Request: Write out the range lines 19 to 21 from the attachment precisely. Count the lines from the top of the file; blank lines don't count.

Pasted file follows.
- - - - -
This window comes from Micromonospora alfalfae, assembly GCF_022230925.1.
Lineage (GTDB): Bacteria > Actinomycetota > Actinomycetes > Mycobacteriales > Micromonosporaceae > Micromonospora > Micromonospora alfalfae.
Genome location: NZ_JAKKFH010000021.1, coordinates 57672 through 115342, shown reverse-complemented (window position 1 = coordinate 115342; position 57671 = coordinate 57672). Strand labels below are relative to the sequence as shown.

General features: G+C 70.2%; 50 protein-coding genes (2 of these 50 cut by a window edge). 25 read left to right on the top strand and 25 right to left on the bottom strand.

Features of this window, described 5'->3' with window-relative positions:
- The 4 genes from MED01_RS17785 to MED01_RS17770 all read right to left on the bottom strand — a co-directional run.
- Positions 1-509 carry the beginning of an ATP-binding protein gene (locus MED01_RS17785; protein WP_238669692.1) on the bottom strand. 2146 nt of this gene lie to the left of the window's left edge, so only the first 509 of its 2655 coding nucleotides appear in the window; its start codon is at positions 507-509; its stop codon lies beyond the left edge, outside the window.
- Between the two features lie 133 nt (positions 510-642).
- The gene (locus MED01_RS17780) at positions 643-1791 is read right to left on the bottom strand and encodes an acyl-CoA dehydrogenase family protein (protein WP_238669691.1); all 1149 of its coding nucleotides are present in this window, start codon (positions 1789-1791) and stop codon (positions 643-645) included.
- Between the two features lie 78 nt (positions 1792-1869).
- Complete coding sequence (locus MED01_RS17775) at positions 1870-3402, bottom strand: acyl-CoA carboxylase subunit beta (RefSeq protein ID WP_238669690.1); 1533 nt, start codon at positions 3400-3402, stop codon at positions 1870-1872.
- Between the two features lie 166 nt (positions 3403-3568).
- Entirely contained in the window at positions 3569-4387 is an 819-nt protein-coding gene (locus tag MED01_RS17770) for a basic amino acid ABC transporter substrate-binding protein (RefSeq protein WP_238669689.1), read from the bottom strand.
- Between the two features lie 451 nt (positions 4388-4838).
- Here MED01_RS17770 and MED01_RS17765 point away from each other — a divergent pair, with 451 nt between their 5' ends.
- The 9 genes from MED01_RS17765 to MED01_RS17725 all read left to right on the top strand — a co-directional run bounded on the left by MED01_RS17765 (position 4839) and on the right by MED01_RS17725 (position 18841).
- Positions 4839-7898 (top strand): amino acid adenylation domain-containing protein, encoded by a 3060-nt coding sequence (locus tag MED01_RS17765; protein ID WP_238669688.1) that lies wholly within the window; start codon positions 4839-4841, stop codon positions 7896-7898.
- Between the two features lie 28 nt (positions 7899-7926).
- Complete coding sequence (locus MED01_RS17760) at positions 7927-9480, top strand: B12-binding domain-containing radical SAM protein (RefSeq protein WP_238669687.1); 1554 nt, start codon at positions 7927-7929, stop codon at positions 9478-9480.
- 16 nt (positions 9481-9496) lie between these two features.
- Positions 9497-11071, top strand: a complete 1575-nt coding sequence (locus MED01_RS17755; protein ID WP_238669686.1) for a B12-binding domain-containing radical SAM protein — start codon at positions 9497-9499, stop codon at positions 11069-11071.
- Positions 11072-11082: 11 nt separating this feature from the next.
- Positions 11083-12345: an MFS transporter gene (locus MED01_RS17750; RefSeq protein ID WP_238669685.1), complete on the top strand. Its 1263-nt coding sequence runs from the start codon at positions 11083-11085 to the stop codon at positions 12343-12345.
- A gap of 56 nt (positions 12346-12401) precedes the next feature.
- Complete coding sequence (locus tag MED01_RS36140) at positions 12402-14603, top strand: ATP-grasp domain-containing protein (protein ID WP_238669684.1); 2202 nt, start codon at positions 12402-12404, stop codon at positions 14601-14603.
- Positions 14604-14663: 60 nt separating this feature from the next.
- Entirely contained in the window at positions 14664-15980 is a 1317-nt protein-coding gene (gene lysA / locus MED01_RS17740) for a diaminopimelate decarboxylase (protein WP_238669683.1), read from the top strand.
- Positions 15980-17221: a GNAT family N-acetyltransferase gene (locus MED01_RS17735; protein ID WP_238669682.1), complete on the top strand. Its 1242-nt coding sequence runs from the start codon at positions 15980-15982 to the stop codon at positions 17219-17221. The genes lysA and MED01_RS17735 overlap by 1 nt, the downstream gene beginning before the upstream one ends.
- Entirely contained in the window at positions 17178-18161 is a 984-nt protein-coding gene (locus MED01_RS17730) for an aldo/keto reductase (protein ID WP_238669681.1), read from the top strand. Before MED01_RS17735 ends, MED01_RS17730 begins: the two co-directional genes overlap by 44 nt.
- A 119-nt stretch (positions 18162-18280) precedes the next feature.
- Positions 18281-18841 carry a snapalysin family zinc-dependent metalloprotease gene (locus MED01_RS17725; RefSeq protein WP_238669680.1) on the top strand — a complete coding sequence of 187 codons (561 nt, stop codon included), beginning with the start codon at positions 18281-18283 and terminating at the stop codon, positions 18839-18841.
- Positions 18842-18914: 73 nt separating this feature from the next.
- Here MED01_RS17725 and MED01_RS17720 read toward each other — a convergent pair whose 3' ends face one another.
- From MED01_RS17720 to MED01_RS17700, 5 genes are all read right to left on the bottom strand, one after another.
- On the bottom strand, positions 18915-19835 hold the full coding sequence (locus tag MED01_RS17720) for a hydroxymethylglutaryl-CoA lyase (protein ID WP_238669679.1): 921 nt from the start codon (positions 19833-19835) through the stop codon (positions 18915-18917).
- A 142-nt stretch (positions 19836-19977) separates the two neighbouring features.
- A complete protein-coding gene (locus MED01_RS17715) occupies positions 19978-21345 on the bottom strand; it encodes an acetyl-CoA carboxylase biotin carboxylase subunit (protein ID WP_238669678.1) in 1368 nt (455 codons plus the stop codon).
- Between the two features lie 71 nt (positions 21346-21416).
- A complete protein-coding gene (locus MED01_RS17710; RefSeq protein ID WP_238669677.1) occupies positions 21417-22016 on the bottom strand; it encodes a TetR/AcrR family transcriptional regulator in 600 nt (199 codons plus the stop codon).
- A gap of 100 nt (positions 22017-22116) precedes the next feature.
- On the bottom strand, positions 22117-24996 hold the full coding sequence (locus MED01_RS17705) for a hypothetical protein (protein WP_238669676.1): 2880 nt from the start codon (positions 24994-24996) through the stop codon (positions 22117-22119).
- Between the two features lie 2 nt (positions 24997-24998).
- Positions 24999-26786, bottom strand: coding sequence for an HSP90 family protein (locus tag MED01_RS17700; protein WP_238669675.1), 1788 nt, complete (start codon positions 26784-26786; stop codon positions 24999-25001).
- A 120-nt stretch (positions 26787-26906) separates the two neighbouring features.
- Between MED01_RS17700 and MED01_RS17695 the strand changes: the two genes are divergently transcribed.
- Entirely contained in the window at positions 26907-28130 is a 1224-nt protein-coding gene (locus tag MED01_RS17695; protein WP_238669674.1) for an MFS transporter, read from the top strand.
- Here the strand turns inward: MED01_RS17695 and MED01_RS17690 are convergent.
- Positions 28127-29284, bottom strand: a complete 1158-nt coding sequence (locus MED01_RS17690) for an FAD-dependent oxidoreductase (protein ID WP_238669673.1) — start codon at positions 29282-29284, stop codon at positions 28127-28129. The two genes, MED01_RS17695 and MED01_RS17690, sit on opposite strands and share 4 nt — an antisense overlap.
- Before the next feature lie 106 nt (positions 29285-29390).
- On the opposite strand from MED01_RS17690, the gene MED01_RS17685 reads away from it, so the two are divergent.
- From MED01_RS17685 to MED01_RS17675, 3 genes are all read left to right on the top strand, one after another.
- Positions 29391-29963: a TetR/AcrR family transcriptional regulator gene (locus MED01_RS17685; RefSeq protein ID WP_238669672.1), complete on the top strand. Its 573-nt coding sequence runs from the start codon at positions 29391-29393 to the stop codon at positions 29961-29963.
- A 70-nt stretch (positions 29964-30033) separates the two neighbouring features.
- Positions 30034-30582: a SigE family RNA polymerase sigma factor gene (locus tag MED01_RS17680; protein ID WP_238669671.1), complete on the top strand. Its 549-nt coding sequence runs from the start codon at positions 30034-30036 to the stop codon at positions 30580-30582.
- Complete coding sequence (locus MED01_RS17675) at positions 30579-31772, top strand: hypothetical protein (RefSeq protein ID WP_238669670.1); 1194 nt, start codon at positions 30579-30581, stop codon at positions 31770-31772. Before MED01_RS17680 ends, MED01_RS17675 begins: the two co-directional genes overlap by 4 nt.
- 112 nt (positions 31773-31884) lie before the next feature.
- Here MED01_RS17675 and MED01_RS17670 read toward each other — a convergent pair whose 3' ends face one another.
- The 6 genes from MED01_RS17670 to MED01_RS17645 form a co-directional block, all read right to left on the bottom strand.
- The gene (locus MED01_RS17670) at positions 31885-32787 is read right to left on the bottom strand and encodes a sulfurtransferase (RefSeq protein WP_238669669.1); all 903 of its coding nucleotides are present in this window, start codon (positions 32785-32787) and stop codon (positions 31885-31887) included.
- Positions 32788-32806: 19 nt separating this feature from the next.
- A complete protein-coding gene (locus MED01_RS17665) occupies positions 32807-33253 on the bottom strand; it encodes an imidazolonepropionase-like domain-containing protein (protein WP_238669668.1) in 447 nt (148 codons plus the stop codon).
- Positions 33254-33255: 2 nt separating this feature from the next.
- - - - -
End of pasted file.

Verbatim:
- Complete coding sequence (locus MED01_RS17760) at positions 7927-9480, top strand: B12-binding domain-containing radical SAM protein (RefSeq protein WP_238669687.1); 1554 nt, start codon at positions 7927-7929, stop codon at positions 9478-9480.
- 16 nt (positions 9481-9496) lie between these two features.
- Positions 9497-11071, top strand: a complete 1575-nt coding sequence (locus MED01_RS17755; protein ID WP_238669686.1) for a B12-binding domain-containing radical SAM protein — start codon at positions 9497-9499, stop codon at positions 11069-11071.